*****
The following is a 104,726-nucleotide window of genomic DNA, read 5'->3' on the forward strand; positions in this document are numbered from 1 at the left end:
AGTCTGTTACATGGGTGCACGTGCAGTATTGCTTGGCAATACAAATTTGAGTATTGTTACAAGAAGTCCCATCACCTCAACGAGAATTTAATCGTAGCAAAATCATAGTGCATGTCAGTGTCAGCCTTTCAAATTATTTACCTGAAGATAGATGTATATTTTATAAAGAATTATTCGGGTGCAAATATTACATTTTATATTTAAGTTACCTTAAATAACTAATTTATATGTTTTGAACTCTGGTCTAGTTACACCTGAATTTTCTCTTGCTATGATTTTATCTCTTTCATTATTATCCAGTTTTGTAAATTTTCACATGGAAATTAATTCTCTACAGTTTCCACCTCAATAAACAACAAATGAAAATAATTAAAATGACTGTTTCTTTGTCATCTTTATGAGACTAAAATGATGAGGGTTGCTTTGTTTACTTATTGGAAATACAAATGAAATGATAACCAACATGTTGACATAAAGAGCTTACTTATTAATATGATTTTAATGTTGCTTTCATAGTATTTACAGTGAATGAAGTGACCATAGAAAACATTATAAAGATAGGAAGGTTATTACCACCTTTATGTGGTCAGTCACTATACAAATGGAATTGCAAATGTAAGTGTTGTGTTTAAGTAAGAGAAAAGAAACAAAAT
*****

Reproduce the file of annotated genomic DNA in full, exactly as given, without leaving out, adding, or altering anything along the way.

The following is a 104,726-nucleotide window of genomic DNA, read 5'->3' on the forward strand; positions in this document are numbered from 1 at the left end:
AGTCTGTTACATGGGTGCACGTGCAGTATTGCTTGGCAATACAAATTTGAGTATTGTTACAAGAAGTCCCATCACCTCAACGAGAATTTAATCGTAGCAAAATCATAGTGCATGTCAGTGTCAGCCTTTCAAATTATTTACCTGAAGATAGATGTATATTTTATAAAGAATTATTCGGGTGCAAATATTACATTTTATATTTAAGTTACCTTAAATAACTAATTTATATGTTTTGAACTCTGGTCTAGTTACACCTGAATTTTCTCTTGCTATGATTTTATCTCTTTCATTATTATCCAGTTTTGTAAATTTTCACATGGAAATTAATTCTCTACAGTTTCCACCTCAATAAACAACAAATGAAAATAATTAAAATGACTGTTTCTTTGTCATCTTTATGAGACTAAAATGATGAGGGTTGCTTTGTTTACTTATTGGAAATACAAATGAAATGATAACCAACATGTTGACATAAAGAGCTTACTTATTAATATGATTTTAATGTTGCTTTCATAGTATTTACAGTGAATGAAGTGACCATAGAAAACATTATAAAGATAGGAAGGTTATTACCACCTTTATGTGGTCAGTCACTATACAAATGGAATTGCAAATGTAAGTGTTGTGTTTAAGTAAGAGAAAAGAAACAAAAT